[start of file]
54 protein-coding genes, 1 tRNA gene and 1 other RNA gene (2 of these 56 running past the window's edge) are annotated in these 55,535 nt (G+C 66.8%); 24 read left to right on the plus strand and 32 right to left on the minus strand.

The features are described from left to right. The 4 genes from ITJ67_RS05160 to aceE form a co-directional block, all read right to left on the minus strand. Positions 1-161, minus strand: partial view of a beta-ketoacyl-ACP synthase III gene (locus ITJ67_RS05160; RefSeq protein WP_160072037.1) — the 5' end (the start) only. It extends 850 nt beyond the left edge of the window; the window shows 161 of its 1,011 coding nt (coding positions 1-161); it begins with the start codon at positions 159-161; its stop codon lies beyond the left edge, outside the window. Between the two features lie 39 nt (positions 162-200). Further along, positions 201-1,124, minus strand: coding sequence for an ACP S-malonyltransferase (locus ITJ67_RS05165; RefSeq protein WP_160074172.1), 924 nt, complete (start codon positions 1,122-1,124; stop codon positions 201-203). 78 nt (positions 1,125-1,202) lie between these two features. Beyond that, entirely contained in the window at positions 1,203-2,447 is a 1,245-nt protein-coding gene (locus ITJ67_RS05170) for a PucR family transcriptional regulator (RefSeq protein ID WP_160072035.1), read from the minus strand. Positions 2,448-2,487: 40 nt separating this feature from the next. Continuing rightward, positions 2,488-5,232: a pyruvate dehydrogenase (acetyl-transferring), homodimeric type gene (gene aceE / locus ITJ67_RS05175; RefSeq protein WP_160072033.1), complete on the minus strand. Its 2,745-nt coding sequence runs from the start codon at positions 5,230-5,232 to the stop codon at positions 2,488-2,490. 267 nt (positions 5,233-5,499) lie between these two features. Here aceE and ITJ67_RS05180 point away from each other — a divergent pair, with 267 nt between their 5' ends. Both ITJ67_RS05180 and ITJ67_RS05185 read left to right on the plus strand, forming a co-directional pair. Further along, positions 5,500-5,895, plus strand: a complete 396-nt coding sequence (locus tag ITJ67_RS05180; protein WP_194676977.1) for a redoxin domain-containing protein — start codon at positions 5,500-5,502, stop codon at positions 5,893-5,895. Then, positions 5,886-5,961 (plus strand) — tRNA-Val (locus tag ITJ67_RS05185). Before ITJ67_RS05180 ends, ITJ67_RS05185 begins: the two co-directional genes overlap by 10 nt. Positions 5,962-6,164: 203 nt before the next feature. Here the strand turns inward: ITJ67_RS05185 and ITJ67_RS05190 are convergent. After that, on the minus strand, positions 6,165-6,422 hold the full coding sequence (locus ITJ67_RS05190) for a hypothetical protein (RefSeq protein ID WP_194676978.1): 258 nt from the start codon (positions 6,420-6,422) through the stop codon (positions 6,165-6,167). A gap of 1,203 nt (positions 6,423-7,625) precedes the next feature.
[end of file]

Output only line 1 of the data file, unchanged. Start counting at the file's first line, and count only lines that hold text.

54 protein-coding genes, 1 tRNA gene and 1 other RNA gene (2 of these 56 running past the window's edge) are annotated in these 55,535 nt (G+C 66.8%); 24 read left to right on the plus strand and 32 right to left on the minus strand.